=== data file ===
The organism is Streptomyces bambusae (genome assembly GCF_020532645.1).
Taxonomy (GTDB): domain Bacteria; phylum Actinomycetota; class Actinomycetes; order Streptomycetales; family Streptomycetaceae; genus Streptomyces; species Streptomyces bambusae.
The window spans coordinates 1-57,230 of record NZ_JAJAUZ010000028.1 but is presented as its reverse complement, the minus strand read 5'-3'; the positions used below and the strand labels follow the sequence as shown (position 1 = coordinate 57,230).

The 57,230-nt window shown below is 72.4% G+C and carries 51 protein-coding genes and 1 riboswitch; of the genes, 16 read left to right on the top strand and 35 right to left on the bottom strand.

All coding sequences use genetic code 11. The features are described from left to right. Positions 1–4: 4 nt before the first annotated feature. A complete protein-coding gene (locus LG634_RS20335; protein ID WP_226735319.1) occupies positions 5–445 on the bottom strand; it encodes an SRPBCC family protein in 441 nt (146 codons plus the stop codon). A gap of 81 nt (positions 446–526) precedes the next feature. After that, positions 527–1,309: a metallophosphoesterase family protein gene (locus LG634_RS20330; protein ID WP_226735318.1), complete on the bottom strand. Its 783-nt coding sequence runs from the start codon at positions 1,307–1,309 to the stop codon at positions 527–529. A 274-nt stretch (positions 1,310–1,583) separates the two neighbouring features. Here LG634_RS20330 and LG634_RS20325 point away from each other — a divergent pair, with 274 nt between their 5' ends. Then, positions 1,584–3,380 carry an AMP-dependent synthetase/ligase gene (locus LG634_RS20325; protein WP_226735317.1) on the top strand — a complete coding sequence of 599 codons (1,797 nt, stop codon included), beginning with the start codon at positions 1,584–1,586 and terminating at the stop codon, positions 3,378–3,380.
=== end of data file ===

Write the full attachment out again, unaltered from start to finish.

The organism is Streptomyces bambusae (genome assembly GCF_020532645.1).
Taxonomy (GTDB): domain Bacteria; phylum Actinomycetota; class Actinomycetes; order Streptomycetales; family Streptomycetaceae; genus Streptomyces; species Streptomyces bambusae.
The window spans coordinates 1-57,230 of record NZ_JAJAUZ010000028.1 but is presented as its reverse complement, the minus strand read 5'-3'; the positions used below and the strand labels follow the sequence as shown (position 1 = coordinate 57,230).

The 57,230-nt window shown below is 72.4% G+C and carries 51 protein-coding genes and 1 riboswitch; of the genes, 16 read left to right on the top strand and 35 right to left on the bottom strand.

All coding sequences use genetic code 11. The features are described from left to right. Positions 1–4: 4 nt before the first annotated feature. A complete protein-coding gene (locus LG634_RS20335; protein ID WP_226735319.1) occupies positions 5–445 on the bottom strand; it encodes an SRPBCC family protein in 441 nt (146 codons plus the stop codon). A gap of 81 nt (positions 446–526) precedes the next feature. After that, positions 527–1,309: a metallophosphoesterase family protein gene (locus LG634_RS20330; protein ID WP_226735318.1), complete on the bottom strand. Its 783-nt coding sequence runs from the start codon at positions 1,307–1,309 to the stop codon at positions 527–529. A 274-nt stretch (positions 1,310–1,583) separates the two neighbouring features. Here LG634_RS20330 and LG634_RS20325 point away from each other — a divergent pair, with 274 nt between their 5' ends. Then, positions 1,584–3,380 carry an AMP-dependent synthetase/ligase gene (locus LG634_RS20325; protein WP_226735317.1) on the top strand — a complete coding sequence of 599 codons (1,797 nt, stop codon included), beginning with the start codon at positions 1,584–1,586 and terminating at the stop codon, positions 3,378–3,380.